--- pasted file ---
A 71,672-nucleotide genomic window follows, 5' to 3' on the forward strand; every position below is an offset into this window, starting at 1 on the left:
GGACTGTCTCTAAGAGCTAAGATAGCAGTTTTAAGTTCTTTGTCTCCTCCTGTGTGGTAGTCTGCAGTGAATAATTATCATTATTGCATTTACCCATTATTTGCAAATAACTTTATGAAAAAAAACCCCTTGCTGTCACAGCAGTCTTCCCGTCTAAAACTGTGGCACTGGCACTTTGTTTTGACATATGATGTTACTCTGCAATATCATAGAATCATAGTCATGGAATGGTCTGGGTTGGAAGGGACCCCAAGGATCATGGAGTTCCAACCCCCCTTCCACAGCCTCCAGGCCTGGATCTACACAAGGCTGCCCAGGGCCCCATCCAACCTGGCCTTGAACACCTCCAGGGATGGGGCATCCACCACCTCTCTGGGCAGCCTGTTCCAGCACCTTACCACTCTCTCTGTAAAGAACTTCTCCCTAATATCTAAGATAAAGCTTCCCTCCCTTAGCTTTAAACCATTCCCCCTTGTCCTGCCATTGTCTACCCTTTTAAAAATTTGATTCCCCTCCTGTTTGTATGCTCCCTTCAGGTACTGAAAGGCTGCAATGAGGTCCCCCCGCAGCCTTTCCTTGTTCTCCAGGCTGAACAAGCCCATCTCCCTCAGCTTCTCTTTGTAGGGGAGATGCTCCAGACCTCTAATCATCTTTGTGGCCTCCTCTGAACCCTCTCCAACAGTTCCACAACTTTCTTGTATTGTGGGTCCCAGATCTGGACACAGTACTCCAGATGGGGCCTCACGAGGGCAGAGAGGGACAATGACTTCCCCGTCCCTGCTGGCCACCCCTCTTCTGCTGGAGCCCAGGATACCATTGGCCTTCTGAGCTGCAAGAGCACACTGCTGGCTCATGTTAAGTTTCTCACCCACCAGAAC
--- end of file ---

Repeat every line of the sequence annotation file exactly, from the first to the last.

A 71,672-nucleotide genomic window follows, 5' to 3' on the forward strand; every position below is an offset into this window, starting at 1 on the left:
GGACTGTCTCTAAGAGCTAAGATAGCAGTTTTAAGTTCTTTGTCTCCTCCTGTGTGGTAGTCTGCAGTGAATAATTATCATTATTGCATTTACCCATTATTTGCAAATAACTTTATGAAAAAAAACCCCTTGCTGTCACAGCAGTCTTCCCGTCTAAAACTGTGGCACTGGCACTTTGTTTTGACATATGATGTTACTCTGCAATATCATAGAATCATAGTCATGGAATGGTCTGGGTTGGAAGGGACCCCAAGGATCATGGAGTTCCAACCCCCCTTCCACAGCCTCCAGGCCTGGATCTACACAAGGCTGCCCAGGGCCCCATCCAACCTGGCCTTGAACACCTCCAGGGATGGGGCATCCACCACCTCTCTGGGCAGCCTGTTCCAGCACCTTACCACTCTCTCTGTAAAGAACTTCTCCCTAATATCTAAGATAAAGCTTCCCTCCCTTAGCTTTAAACCATTCCCCCTTGTCCTGCCATTGTCTACCCTTTTAAAAATTTGATTCCCCTCCTGTTTGTATGCTCCCTTCAGGTACTGAAAGGCTGCAATGAGGTCCCCCCGCAGCCTTTCCTTGTTCTCCAGGCTGAACAAGCCCATCTCCCTCAGCTTCTCTTTGTAGGGGAGATGCTCCAGACCTCTAATCATCTTTGTGGCCTCCTCTGAACCCTCTCCAACAGTTCCACAACTTTCTTGTATTGTGGGTCCCAGATCTGGACACAGTACTCCAGATGGGGCCTCACGAGGGCAGAGAGGGACAATGACTTCCCCGTCCCTGCTGGCCACCCCTCTTCTGCTGGAGCCCAGGATACCATTGGCCTTCTGAGCTGCAAGAGCACACTGCTGGCTCATGTTAAGTTTCTCACCCACCAGAAC